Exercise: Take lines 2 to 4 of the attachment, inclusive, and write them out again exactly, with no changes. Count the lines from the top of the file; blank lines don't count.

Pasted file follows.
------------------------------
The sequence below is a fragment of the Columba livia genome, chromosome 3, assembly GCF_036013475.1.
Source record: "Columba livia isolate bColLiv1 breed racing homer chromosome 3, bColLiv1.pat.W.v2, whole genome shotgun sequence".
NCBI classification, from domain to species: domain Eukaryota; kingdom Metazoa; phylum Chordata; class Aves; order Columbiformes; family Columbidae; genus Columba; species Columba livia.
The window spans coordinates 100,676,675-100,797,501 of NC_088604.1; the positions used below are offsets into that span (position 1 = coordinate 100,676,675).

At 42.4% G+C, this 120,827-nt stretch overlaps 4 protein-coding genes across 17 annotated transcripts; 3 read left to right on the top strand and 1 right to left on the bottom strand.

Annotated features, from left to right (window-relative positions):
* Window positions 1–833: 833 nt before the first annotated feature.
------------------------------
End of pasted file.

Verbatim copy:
Source record: "Columba livia isolate bColLiv1 breed racing homer chromosome 3, bColLiv1.pat.W.v2, whole genome shotgun sequence".
NCBI classification, from domain to species: domain Eukaryota; kingdom Metazoa; phylum Chordata; class Aves; order Columbiformes; family Columbidae; genus Columba; species Columba livia.
The window spans coordinates 100,676,675-100,797,501 of NC_088604.1; the positions used below are offsets into that span (position 1 = coordinate 100,676,675).